When it comes to your competitors on Instagram, comparing yourself by looking at vanity metrics, like the number of followers they have, may eat away at your confidence. Thoughts may creep into your head that maybe they are doing better than you, simply because they have a large following. While there are a lot of genuine businesses out there who have built an amazing brand following with strong engagement and customer loyalty, the ones that raise suspicion are the new kids on the block who pop up and all of a sudden have 5K followers after their first three posts. BS radar: Activated.
We really shouldn’t compare ourselves to other people/businesses on Instagram because nothing is ever what it seems. A few years ago I would screenshot “dream bods” and save them as my mobile phone wallpaper. These days, I take the content I am fed with a grain of salt. When it comes to bods on Instagram, I am now conscious that angles, lighting and in some cases, FaceTune, assist in creating that aspirational physique. People legitimately rent an hour or so in private jet, stationary on a runway, just so they can upload a photo to Instagram, pretending they are on their way to an exotic location living the #goodlife and are #tooblessedtobestressed.
There are so many ways strangers can pull the wool over our eyes on social media, and a common one is buying followers to make themselves/their brand appear more popular than they really are. I warned in a previous post the need to be aware of people posing as influencers with tens of thousands, or even hundreds of thousands of “fake” followers, to get free product or a pay cheque. I find it really easy to spot these accounts now, so I thought I’d share some of my tips for spotting fake Instagram followers.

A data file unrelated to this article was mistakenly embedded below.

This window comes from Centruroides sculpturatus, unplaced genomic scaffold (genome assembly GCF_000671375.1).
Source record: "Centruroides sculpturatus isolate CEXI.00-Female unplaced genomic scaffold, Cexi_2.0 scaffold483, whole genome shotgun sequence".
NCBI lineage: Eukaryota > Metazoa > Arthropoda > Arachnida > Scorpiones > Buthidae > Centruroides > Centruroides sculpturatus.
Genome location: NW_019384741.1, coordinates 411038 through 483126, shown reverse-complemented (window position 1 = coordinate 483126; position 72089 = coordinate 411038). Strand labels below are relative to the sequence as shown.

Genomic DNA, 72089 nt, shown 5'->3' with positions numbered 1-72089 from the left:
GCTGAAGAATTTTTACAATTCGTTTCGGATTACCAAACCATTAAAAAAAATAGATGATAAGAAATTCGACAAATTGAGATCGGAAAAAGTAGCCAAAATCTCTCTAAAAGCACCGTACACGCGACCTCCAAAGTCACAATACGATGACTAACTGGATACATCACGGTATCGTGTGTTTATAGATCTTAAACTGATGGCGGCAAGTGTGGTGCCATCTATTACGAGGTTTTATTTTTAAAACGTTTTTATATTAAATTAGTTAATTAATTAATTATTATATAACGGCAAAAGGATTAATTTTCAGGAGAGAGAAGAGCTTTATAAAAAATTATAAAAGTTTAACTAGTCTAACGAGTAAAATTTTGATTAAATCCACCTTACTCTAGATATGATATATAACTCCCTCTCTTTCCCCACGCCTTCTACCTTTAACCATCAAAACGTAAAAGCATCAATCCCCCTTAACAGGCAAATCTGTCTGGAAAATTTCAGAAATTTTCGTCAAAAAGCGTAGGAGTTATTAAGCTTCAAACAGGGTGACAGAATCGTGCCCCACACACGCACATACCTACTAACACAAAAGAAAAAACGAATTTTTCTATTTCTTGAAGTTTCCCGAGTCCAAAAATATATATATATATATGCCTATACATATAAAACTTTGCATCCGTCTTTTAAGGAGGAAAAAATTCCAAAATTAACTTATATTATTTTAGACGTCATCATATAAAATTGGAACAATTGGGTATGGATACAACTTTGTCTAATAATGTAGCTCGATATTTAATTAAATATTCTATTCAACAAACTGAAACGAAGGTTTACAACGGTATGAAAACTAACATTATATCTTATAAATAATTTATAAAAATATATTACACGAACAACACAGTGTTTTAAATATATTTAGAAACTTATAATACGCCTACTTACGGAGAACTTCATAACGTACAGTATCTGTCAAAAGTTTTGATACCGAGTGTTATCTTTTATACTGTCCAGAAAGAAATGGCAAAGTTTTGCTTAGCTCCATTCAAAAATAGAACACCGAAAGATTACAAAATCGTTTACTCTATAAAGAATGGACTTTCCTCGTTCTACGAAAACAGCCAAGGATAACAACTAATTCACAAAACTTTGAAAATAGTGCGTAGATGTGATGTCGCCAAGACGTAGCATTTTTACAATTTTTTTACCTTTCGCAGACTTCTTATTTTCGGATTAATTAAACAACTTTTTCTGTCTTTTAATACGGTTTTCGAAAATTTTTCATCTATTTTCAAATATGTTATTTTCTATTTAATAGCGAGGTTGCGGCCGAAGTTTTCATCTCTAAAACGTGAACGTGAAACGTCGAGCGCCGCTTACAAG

Why do people buy followers?
Usually the reason people buy Instagram followers is to make themselves appear more popular. As humans, we are influenced by popularity, and what other people are buying, doing, eating, believing in. We take cues from other people on how to act as a sort of short cut to living and surviving. It’s instinctual from our hunter-gatherer days. Those who banded together, survived. It can make their brand or business appear more trusted, I mean, if 40,000 other people follow them, whatever they’re selling must be good, right? Maybe, but not necessarily.
How do I spot an account with fake followers?
When my fake follower detector starts softly beeping over a profile, it’s usually due to these first two giveaway signs:
- They have a large following, and not many posts. For example, a brand new business that has just opened up.
- Their pics are getting very low engagement (likes and comments) in relation to the number of followers they have. If someone has 143K followers, and they are getting 11 likes on a photo, my suspicions are raised.
So, with my fake follower detector beeping a little more aggressively, I dive into their follower list to stalk out some fake profiles, and if the account is rife with bought followers, it usually doesn’t take long to spot them. This is what I look for:
No profile image (examples below)
Weird Instagram handle that doesn’t make sense (example below, can also contain a lot of numbers)
Then, when you click onto the profile, your suspicions can quickly be confirmed. These are the tell-tale signs:
If you’re not seeing glaringly obvious signs that your competitor, potential collaborator or influencer has purchased followers via their follower list, (using my refined detective techniques above) but you’re still suspicious, you can also use tools like Social Blade to look for abnormalities like a huge spike in new followers. If an account has suddenly jumped 5,000 followers in a day, it’s likely they paid for those new followers.
If you suspect that a potential collaborator or influencer has bought followers, I’d avoid engaging with them for any promotional opportunities. There are plenty of genuine people who will do a much better job promoting your brand to their audience, provided it aligns with their values and content strategy.